The digital Ozark Folksong Collection at the University of Arkansas officially “opens” today, Friday, August 28th! It’s the “largest and most complete collection of traditional music and associated materials from Arkansas and the Ozarks” in the U.S., and includes “recordings of songs, tales, instrumentals, and conversations from over 700 performers” collected between 1949 and 1965. Almost four thousand of the more than 4,500 audio recordings have searchable transcriptions of lyrics. Search by song titles, performer, performance locations, instrumentation, genre (fiddle tunes, play parties, square dances, regional versions of early commercial recordings, songs written by indigenous performers), or just keywords.
The recordings and accompanying materials cover topics such as politics, regional conflicts and discord, emotional bonds and relationships both within and outside the family, and the changing roles of family members. Hymns and other church songs document important religious beliefs of that era. The songs cover a range of topics in a number of languages and include traditional songs of English and Scottish origins; event ballads unique to the region—such as “The Brinkley Storm” about a killer tornado in that small Arkansas town; more than 120 songs and tales from the African American tradition; recordings in Cherokee of Christian hymns; songs provided by immigrants to an Ozark wine-making community; twelve songs of migrant workers, and other songs from Italian, Polish, Lithuanian, Swiss, and French traditions. The collection contains many unique or hard-to-find songs, including “Bessie Dye,” “Dogs and Her Gun,” and “The Olde and Fading Picture.”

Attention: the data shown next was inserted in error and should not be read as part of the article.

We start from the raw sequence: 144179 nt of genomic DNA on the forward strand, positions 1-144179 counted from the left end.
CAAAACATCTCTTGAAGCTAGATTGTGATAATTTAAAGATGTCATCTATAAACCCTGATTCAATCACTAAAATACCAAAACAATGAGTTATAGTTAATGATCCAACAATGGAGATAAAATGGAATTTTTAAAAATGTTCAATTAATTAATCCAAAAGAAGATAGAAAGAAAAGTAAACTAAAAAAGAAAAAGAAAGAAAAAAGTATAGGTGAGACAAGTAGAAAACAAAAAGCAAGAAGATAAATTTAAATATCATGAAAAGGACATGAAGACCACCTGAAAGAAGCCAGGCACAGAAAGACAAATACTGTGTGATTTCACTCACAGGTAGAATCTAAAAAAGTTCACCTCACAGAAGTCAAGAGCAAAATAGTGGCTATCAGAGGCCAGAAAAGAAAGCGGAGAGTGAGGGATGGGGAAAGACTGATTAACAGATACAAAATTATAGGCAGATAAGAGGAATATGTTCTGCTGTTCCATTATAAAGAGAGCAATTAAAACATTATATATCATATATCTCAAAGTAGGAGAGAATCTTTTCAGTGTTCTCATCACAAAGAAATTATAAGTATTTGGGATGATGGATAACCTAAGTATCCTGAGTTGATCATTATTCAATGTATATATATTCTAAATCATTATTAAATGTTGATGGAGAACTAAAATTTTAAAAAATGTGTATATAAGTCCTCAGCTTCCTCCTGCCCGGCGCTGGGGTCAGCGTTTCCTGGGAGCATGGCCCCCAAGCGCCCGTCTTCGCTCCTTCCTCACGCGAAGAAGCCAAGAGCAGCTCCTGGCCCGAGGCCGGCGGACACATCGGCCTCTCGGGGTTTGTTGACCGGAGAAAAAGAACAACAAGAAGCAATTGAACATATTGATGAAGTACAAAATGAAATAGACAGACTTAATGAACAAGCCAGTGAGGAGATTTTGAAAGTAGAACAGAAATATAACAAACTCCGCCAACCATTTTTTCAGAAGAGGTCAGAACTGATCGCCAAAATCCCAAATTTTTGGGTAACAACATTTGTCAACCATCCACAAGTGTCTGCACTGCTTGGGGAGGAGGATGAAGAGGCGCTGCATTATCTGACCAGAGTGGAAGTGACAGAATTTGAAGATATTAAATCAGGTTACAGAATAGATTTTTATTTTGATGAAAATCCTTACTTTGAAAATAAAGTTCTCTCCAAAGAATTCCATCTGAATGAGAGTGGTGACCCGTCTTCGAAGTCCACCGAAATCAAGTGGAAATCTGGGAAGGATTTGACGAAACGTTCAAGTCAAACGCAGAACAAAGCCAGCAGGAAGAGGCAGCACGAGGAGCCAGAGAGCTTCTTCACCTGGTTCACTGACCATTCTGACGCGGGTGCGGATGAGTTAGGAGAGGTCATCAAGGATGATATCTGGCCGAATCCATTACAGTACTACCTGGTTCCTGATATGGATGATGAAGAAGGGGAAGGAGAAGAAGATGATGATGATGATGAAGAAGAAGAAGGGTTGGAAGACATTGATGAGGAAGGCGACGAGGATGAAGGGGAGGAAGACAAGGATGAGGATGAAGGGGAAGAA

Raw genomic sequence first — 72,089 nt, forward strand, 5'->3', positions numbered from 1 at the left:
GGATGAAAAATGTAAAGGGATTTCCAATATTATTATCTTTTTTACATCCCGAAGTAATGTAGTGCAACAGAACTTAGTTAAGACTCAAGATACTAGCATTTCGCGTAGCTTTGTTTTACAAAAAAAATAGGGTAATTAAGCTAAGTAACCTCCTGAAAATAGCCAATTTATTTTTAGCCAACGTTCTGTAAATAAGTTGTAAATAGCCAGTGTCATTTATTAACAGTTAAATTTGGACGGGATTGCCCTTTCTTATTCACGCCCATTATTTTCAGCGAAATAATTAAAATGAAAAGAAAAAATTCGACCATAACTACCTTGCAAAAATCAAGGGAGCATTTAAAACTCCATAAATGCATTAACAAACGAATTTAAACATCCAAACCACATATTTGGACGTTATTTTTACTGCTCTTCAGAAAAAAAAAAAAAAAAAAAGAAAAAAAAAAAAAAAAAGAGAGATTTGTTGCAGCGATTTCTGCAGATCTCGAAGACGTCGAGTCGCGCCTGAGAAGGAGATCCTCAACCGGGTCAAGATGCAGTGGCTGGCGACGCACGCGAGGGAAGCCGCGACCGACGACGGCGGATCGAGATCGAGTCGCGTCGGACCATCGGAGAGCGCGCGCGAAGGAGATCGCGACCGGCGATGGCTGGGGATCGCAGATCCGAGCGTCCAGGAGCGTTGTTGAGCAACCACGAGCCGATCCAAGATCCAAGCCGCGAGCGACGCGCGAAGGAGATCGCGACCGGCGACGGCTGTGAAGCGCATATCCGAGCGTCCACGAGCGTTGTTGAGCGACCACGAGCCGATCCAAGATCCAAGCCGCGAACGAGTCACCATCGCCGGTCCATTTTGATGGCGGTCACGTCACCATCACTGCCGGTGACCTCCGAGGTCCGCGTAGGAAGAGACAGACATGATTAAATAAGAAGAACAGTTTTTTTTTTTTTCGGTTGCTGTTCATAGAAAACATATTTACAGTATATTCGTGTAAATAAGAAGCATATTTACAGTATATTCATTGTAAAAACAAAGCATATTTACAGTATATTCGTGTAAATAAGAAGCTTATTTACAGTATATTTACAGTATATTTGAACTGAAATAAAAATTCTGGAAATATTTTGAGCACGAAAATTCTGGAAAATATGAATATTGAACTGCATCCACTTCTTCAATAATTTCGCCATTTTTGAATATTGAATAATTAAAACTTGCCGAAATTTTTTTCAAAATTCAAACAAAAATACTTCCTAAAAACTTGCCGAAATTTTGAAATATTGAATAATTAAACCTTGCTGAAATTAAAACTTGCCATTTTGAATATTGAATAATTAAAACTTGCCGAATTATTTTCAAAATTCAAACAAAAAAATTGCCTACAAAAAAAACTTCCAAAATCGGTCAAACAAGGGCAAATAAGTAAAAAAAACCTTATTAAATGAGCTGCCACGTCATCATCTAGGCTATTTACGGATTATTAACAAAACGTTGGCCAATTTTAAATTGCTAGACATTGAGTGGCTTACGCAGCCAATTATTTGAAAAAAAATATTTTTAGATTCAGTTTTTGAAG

“My Grandmother’s Advice,” for example, is actually in the collection sung by more than one performer. In this case, Fred Smith said that he learned it from his mother when he was a small boy in Wisconsin!